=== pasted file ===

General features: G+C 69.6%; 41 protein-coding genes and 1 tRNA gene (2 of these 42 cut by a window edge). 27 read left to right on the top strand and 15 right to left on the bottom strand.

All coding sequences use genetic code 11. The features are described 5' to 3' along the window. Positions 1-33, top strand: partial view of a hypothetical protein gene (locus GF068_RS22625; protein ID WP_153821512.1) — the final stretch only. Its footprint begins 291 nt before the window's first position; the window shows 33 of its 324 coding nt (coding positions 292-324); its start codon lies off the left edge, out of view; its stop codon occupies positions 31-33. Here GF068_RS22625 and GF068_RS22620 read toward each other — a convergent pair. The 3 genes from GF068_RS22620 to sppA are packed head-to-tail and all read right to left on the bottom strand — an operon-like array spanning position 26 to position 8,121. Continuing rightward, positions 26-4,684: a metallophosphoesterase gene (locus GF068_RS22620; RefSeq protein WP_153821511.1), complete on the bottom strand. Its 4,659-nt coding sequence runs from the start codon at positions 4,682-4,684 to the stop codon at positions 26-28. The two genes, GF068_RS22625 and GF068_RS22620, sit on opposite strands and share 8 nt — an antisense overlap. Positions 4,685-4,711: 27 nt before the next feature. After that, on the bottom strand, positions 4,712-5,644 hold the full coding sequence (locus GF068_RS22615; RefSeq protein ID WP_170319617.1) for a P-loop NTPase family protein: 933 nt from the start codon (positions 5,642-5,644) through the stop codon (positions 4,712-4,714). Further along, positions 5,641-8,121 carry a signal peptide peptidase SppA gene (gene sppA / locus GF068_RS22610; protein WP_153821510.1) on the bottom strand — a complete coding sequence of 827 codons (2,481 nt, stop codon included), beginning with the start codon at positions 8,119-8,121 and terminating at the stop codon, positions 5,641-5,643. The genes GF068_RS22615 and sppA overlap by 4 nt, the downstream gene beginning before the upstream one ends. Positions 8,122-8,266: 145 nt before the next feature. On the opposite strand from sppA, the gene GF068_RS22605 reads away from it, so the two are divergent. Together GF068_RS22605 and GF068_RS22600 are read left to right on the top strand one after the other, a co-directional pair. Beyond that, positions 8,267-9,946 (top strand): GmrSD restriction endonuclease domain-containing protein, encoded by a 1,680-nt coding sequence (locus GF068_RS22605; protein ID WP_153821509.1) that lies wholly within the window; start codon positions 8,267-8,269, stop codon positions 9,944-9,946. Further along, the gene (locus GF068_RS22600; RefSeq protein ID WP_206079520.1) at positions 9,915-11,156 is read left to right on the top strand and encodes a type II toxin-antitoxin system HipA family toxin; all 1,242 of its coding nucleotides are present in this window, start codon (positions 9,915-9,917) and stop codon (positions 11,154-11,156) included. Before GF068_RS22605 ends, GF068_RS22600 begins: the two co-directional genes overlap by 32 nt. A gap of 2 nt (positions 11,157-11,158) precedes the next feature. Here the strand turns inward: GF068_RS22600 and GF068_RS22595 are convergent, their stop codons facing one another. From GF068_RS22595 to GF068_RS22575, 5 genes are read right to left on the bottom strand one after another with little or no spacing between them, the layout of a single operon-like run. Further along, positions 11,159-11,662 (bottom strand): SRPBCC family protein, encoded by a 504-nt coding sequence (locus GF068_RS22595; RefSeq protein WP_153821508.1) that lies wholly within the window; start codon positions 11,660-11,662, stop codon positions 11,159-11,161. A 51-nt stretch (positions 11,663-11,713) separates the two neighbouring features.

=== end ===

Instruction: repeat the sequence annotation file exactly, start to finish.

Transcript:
General features: G+C 69.6%; 41 protein-coding genes and 1 tRNA gene (2 of these 42 cut by a window edge). 27 read left to right on the top strand and 15 right to left on the bottom strand.

All coding sequences use genetic code 11. The features are described 5' to 3' along the window. Positions 1-33, top strand: partial view of a hypothetical protein gene (locus GF068_RS22625; protein ID WP_153821512.1) — the final stretch only. Its footprint begins 291 nt before the window's first position; the window shows 33 of its 324 coding nt (coding positions 292-324); its start codon lies off the left edge, out of view; its stop codon occupies positions 31-33. Here GF068_RS22625 and GF068_RS22620 read toward each other — a convergent pair. The 3 genes from GF068_RS22620 to sppA are packed head-to-tail and all read right to left on the bottom strand — an operon-like array spanning position 26 to position 8,121. Continuing rightward, positions 26-4,684: a metallophosphoesterase gene (locus GF068_RS22620; RefSeq protein WP_153821511.1), complete on the bottom strand. Its 4,659-nt coding sequence runs from the start codon at positions 4,682-4,684 to the stop codon at positions 26-28. The two genes, GF068_RS22625 and GF068_RS22620, sit on opposite strands and share 8 nt — an antisense overlap. Positions 4,685-4,711: 27 nt before the next feature. After that, on the bottom strand, positions 4,712-5,644 hold the full coding sequence (locus GF068_RS22615; RefSeq protein ID WP_170319617.1) for a P-loop NTPase family protein: 933 nt from the start codon (positions 5,642-5,644) through the stop codon (positions 4,712-4,714). Further along, positions 5,641-8,121 carry a signal peptide peptidase SppA gene (gene sppA / locus GF068_RS22610; protein WP_153821510.1) on the bottom strand — a complete coding sequence of 827 codons (2,481 nt, stop codon included), beginning with the start codon at positions 8,119-8,121 and terminating at the stop codon, positions 5,641-5,643. The genes GF068_RS22615 and sppA overlap by 4 nt, the downstream gene beginning before the upstream one ends. Positions 8,122-8,266: 145 nt before the next feature. On the opposite strand from sppA, the gene GF068_RS22605 reads away from it, so the two are divergent. Together GF068_RS22605 and GF068_RS22600 are read left to right on the top strand one after the other, a co-directional pair. Beyond that, positions 8,267-9,946 (top strand): GmrSD restriction endonuclease domain-containing protein, encoded by a 1,680-nt coding sequence (locus GF068_RS22605; protein ID WP_153821509.1) that lies wholly within the window; start codon positions 8,267-8,269, stop codon positions 9,944-9,946. Further along, the gene (locus GF068_RS22600; RefSeq protein ID WP_206079520.1) at positions 9,915-11,156 is read left to right on the top strand and encodes a type II toxin-antitoxin system HipA family toxin; all 1,242 of its coding nucleotides are present in this window, start codon (positions 9,915-9,917) and stop codon (positions 11,154-11,156) included. Before GF068_RS22605 ends, GF068_RS22600 begins: the two co-directional genes overlap by 32 nt. A gap of 2 nt (positions 11,157-11,158) precedes the next feature. Here the strand turns inward: GF068_RS22600 and GF068_RS22595 are convergent, their stop codons facing one another. From GF068_RS22595 to GF068_RS22575, 5 genes are read right to left on the bottom strand one after another with little or no spacing between them, the layout of a single operon-like run. Further along, positions 11,159-11,662 (bottom strand): SRPBCC family protein, encoded by a 504-nt coding sequence (locus GF068_RS22595; RefSeq protein WP_153821508.1) that lies wholly within the window; start codon positions 11,660-11,662, stop codon positions 11,159-11,161. A 51-nt stretch (positions 11,663-11,713) separates the two neighbouring features.